Information Fusion in Attention Networks Using Adaptive and Multi-level Factorized Bilinear Pooling for Audio-visual Emotion Recognition

Multimodal emotion recognition is a challenging task in emotion computing as it is quite difficult to extract discriminative features to identify the subtle differences in human emotions with abstract concept and multiple expressions. Moreover, how to fully utilize both audio and visual information is still an open problem. In this paper, we propose a novel multimodal fusion attention network for audio-visual emotion recognition based on adaptive and multi-level factorized bilinear pooling (FBP). First, for the audio stream, a fully convolutional network (FCN) equipped with 1-D attention mechanism and local response normalization is designed for speech emotion recognition. Next, a global FBP (G-FBP) approach is presented to perform audio-visual information fusion by integrating selfattention based video stream with the proposed audio stream. To improve G-FBP, an adaptive strategy (AG-FBP) to dynamically calculate the fusion weight of two modalities is devised based on the emotion-related representation vectors from the attention mechanism of respective modalities. Finally, to fully utilize the local emotion information, adaptive and multi-level FBP (AMFBP) is introduced by combining both global-trunk and intratrunk data in one recording on top of AG-FBP. Tested on the IEMOCAP corpus for speech emotion recognition with only audio stream, the new FCN method outperforms the state-ofthe-art results with an accuracy of 71.40 and the IEMOCAP corpus for audio-visual emotion recognition, the proposed AM-FBP approach achieves the best accuracy of 63.09 the test set.

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I Introduction

Due to the rapid development of intelligent technology and the wide applications in human-computer interaction, it is of great significance to realize scientific emotion recognition [1]. For example, doctors utilize emotion recognition technology to do research on Parkinson’s disease [2, 3]. In the field of service robots, effective emotion recognition can bring more comfortable interaction experience to users. As for the areas of computing advertising and entertainment, detecting consumers’ emotions helps enterprises provide better services [4, 5]. Accordingly, automatic multimodal emotion recognition, has attracted more and more attention in real-life cases [6, 7], which is also the focus of this study.

Some progress of multimodal emotion recognition has been made by combining different modalities such as speech, face, body gesture, and brain signals, etc [8, 3, 9]. Audio and video, more specifically, the speech and facial expressions are two kinds of most powerful, natural and universal signals for human beings to convey their emotional states and intentions [10]. For speech emotion recognition (SER) using only audio stream, distinguishing acoustic features [11, 12]

are often extracted from original raw speech signals, followed by different classifiers 

[13, 14]. For video-based emotion recognition, video frame or image preprocessing [15]

is necessary correspondingly, referring to face detection, alignment and face key point detection and so on. Then image feature vectors are also fed into a classifier for prediction 

[16]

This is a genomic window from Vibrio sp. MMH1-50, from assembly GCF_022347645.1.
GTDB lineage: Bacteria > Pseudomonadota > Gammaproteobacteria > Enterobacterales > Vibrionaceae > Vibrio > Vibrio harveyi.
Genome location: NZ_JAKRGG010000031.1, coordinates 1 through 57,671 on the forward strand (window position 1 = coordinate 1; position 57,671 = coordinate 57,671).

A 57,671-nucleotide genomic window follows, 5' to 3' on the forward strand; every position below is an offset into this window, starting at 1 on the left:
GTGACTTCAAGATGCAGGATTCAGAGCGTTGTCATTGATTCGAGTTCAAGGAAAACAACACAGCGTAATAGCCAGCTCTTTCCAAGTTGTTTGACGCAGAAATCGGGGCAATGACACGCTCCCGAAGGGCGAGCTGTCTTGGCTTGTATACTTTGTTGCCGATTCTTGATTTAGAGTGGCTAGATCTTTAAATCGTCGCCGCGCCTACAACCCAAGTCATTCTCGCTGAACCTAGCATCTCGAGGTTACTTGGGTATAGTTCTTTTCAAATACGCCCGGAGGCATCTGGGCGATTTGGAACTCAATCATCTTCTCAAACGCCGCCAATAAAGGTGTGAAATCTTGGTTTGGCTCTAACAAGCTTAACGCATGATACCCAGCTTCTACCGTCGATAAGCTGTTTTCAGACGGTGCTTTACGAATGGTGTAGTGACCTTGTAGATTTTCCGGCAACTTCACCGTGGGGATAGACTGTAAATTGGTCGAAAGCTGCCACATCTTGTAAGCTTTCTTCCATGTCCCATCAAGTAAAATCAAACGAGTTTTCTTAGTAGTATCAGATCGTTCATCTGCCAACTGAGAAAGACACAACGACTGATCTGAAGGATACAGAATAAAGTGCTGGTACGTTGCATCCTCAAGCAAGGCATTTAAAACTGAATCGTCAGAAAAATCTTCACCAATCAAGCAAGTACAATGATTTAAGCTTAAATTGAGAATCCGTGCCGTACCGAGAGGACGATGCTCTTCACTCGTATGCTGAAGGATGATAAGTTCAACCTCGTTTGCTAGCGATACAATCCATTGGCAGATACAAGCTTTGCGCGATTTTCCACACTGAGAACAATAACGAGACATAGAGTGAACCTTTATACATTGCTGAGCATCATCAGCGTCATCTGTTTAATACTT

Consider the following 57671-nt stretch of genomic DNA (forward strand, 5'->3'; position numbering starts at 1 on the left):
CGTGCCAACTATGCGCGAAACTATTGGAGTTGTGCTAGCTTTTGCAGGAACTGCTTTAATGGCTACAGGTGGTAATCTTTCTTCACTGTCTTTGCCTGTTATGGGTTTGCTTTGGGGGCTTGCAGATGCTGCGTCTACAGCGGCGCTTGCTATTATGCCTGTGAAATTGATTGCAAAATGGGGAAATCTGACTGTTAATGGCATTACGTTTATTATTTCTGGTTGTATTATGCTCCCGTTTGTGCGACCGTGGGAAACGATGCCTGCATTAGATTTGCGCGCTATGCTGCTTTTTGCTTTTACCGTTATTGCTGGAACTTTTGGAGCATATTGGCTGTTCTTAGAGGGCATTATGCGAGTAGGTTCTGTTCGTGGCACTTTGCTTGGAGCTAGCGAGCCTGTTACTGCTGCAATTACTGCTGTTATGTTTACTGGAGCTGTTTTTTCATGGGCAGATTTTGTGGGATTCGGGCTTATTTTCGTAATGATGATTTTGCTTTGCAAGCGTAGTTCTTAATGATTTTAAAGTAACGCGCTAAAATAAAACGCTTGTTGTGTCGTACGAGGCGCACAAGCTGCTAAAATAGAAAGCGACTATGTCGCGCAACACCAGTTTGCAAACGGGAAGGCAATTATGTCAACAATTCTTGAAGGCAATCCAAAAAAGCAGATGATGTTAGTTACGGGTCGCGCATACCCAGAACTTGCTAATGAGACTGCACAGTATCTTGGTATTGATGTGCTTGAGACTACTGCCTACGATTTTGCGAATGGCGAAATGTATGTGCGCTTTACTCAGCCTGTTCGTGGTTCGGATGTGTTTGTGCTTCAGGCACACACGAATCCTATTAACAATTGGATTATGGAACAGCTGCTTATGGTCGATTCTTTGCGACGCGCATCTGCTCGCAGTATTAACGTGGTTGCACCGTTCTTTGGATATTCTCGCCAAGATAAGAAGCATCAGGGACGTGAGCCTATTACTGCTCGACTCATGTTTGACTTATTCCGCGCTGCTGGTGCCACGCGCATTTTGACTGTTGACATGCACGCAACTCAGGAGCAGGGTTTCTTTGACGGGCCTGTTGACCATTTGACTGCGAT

. As for integrating audio and video modalities, it usually involves at the feature, model and decision levels. In feature-level fusion, features extracted from each of the two modalities are concatenated as one vector for emotion classification 

[17]

, which does not take into account the differences in modal-specific emotional characteristics. Moreover, this strategy is difficult to model the time synchronization between audio and visual modalities. For decision-level fusion, the posterior probabilities of the two individual classifiers are combined, e.g., using linear weighted combination, support vector machine (SVM), etc. 

[18]

to obtain the final recognition results. This technique fully considers the differences of audio and visual features, but it is weak in modeling the interactions between the two modalities. As a compromise between feature-level and decision-level fusions, model-level fusion has also been used for audio-visual emotion recognition (AVER). A tripled hidden Markov model (THMM) was introduced to perform the recognition which allowed the state asynchrony of the audio and visual observation sequences while preserving their natural correlation over time 

[19]. In [20]

, multi-stream hidden Markov model (MFHMM) was proposed which adopted a variety of learning methods to achieve a robust multi-stream fusion result according to the maximum entropy principle.

Fig. 1: An overall architecture of the proposed multimodal attention and fusion network based on adaptive and multi-level factorized bilinear pooling for audio-visual emotion recognition. The detected face and spectrogram are initially encoded by video encoder and audio encoder respectively. The outputs are subsequently weighted by 1-D attention. Then AG-FBP and M-FBP are employed to fuse audio-visual information based on whole sentence and segmentation respectively. FBP module is shown in Fig. 2. The outputs are finally concatenated and fed into classifier to determine the emotion class.

With recent developments of deep learning in the multimodal field, recurrent neural network (RNN) and 3D convolutional networks (C3D) were used to solve the problem of video classification in 

[21]. It encodes appearance and motion information in different ways and combines them into a late-fusion manner. Researchers have also investigated how to extract more representative features [22, 23]

as expression forms of audio and video are often quite different. Deep learning shows better performances than other traditional machine learning algorithms in this kind of fusion. 

[24] proposed to bridge the emotional gap by using a hybrid deep model, which first produces audio-